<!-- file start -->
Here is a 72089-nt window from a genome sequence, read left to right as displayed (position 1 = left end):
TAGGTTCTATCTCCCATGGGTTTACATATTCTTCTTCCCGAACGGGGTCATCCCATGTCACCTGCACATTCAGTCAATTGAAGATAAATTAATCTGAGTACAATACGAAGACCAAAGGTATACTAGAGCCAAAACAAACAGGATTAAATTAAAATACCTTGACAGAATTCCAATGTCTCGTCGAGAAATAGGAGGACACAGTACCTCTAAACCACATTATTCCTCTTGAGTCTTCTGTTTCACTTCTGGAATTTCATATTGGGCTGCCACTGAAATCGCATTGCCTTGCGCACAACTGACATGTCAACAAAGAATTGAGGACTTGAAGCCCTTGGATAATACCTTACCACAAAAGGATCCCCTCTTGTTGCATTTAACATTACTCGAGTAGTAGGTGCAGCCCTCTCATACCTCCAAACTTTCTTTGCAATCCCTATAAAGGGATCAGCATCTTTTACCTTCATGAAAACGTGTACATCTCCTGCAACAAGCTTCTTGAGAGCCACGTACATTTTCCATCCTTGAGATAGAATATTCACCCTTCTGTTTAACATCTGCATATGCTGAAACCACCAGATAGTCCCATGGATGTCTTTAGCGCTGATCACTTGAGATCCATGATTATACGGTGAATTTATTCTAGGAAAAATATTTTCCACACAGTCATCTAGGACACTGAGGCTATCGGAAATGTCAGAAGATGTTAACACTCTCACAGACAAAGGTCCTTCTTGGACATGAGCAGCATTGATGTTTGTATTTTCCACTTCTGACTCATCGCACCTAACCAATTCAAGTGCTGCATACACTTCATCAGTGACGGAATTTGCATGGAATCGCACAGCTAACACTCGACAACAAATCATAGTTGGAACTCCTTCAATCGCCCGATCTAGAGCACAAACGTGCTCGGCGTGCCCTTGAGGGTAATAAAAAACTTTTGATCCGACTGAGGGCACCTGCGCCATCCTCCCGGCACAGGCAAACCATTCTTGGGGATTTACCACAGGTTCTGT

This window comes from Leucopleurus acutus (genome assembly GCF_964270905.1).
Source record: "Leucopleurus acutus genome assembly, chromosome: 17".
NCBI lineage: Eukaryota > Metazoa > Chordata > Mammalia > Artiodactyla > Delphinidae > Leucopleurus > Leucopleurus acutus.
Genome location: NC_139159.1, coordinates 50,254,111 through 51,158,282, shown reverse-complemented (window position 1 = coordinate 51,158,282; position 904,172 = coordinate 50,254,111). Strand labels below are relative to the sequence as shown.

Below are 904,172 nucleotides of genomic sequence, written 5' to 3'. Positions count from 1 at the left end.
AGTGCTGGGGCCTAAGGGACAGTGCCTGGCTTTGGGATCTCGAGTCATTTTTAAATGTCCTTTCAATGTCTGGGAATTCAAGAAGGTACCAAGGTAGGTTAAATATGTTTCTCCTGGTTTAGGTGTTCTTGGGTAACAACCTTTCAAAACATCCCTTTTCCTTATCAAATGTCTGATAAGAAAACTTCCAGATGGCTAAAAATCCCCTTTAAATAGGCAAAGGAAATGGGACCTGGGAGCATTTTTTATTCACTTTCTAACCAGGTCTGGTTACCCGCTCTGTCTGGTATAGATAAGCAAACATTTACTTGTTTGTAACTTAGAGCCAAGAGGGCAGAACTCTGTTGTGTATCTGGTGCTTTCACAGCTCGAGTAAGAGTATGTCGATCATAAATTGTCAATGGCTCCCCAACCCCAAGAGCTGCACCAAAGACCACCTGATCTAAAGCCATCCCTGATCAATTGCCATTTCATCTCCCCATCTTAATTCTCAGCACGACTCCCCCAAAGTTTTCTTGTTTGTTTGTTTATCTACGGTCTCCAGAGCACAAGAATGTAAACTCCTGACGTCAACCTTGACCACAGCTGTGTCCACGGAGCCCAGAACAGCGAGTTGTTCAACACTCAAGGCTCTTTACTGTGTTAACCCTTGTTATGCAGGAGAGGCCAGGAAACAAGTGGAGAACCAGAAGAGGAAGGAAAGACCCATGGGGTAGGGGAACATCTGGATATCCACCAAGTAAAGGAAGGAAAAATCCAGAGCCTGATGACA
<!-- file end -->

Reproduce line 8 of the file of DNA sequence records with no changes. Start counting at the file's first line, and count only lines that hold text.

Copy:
AGTGCTGGGGCCTAAGGGACAGTGCCTGGCTTTGGGATCTCGAGTCATTTTTAAATGTCCTTTCAATGTCTGGGAATTCAAGAAGGTACCAAGGTAGGTTAAATATGTTTCTCCTGGTTTAGGTGTTCTTGGGTAACAACCTTTCAAAACATCCCTTTTCCTTATCAAATGTCTGATAAGAAAACTTCCAGATGGCTAAAAATCCCCTTTAAATAGGCAAAGGAAATGGGACCTGGGAGCATTTTTTATTCACTTTCTAACCAGGTCTGGTTACCCGCTCTGTCTGGTATAGATAAGCAAACATTTACTTGTTTGTAACTTAGAGCCAAGAGGGCAGAACTCTGTTGTGTATCTGGTGCTTTCACAGCTCGAGTAAGAGTATGTCGATCATAAATTGTCAATGGCTCCCCAACCCCAAGAGCTGCACCAAAGACCACCTGATCTAAAGCCATCCCTGATCAATTGCCATTTCATCTCCCCATCTTAATTCTCAGCACGACTCCCCCAAAGTTTTCTTGTTTGTTTGTTTATCTACGGTCTCCAGAGCACAAGAATGTAAACTCCTGACGTCAACCTTGACCACAGCTGTGTCCACGGAGCCCAGAACAGCGAGTTGTTCAACACTCAAGGCTCTTTACTGTGTTAACCCTTGTTATGCAGGAGAGGCCAGGAAACAAGTGGAGAACCAGAAGAGGAAGGAAAGACCCATGGGGTAGGGGAACATCTGGATATCCACCAAGTAAAGGAAGGAAAAATCCAGAGCCTGATGACA